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Advisory Science Council recommends need for greater competence in applied research

Date: 04 April 2007 

The Advisory Council for Science, Technology and Innovation today (Wednesday, 4 April 2007) released a report examining the relationship between enterprise and higher education in Ireland and identified key areas which need to be addressed to ensure Ireland remains at the forefront of international trends in research and innovation.

The report, Promoting Enterprise-Higher Education Relationships, benchmarked Ireland’s performance in collaborative research against comparable countries, in order to understand the driving forces between the relationships and assess what changes are needed in critical areas influencing these relationships.

Minister for Enterprise, Trade and Employment, Micheál Martin TD welcomed the report and work of the Advisory Science Council in contributing to the implementation and monitoring of the Government’s Strategy for Science, Technology and Innovation (SSTI). “The Strategy recognises the importance of developing enterprise-higher education (HE) relationships in Ireland. Strong enterprise-HE relationships are beneficial to all parties. Companies, both large and small, can use the knowledge, expertise and facilities of the universities and institutes of technology to held build capability and technologies that will underpin future products and services.”

Mary Cryan, Chairman of the Advisory Science Council said “innovation driven, research based economies have worked to develop strong collaborative relationships between enterprises and HE, and joint research programmes which promote direct collaboration are well established in comparable countries. To ensure that Ireland has the ability to compete internationally the Council recommends that the development of an applied research capability be prioritised under the SSTI. This will give companies, including SMEs, access to scientific and technological knowledge that they can apply to the development of products and processes, completing the ‘concept to commercialisation’ cycle.”

The report found that while there have been some success to date higher education-enterprise collaboration operates at a very low level in Ireland and that structures in place to encourage and support the process have failed to achieve significant results. Collaboration is also more prevalent in the medium-large companies sector and there is a need to increase the number of SMEs undertaking collaborative research.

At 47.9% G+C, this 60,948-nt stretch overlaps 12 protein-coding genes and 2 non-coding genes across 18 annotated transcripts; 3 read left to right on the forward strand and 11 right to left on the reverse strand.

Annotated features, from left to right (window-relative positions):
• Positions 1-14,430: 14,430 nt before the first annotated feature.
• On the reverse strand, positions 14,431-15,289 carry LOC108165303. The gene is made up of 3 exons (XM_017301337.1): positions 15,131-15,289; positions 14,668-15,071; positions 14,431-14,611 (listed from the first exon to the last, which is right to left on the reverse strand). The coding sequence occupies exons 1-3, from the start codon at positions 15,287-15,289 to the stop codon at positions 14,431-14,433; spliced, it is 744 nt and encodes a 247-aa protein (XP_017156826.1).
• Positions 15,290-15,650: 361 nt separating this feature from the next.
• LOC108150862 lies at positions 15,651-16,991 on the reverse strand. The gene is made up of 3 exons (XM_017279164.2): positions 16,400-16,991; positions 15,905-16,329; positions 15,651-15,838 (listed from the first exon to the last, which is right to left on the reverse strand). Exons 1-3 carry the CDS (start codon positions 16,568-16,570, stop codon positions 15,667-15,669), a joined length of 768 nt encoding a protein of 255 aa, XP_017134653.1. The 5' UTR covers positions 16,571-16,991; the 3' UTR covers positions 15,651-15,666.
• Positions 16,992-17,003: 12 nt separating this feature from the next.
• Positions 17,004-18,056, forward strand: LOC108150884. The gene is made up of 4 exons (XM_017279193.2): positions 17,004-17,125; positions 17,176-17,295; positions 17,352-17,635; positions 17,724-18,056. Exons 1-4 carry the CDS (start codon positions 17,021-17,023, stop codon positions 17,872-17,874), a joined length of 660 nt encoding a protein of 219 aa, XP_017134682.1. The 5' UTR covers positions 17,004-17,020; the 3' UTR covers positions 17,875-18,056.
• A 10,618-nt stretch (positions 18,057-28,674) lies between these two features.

The Council identifies two key factors that are continuing to impede progress the development of the Enterprise-Higher Education sector – the low absorptive capacity of enterprises for research and a gap in the availability of applied research capability that enterprises can readily access.

Welcoming the report Minister for Education and Science, Mary Hanafin TD said, "the recommendations of this Advisory Science Council report makes a very important contribution to the implementation of the Government's objectives for advancing research and development activity. With the enormous investment now underway in higher education research under the SSTI, it is essential that effective mechanisms are in place to ensure that research outcomes translate into real benefit for our enterprise sector. There are already many very good examples of higher education-enterprise linkages in practice in Ireland and this report will assist all concerned in building further on these."

According to Dr Leonora Bishop, Chairperson of the Task Force responsible for the report, “in modern economies closer interaction between public knowledge institutions and enterprise is increasingly important. Increasing global competition forces companies to specialise and strengthen their core areas and by working with HE institutions companies gain access to both the latest technologies and new knowledge bases.”

The SSTI has set out a range of initiatives to address the applied research gap and to build the absorptive capacity of firms. The report makes a number of recommendations, which will optimise the impact of the Strategy:

  • A major new initiative is required to develop in-depth competence in applied research and new applied research groups in support of innovation in enterprises.
  • Agencies need to work to strengthen the absorptive capacities of SMEs in relation to R&D, innovation, management capabilities and the use of external knowledge and advice.
  • Development and research funding agencies to identify where collaboration would be most useful.
  • Collaborative groups should be enterprise led and located on or close to existing third level campuses.
  • Business and higher education representative bodies should establish fora to facilitate networking.
  • Introduce competition based approaches of allocating public money to ensure the most appropriate knowledge partners participate in HE-enterprise joint projects.

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  • Publication: 2007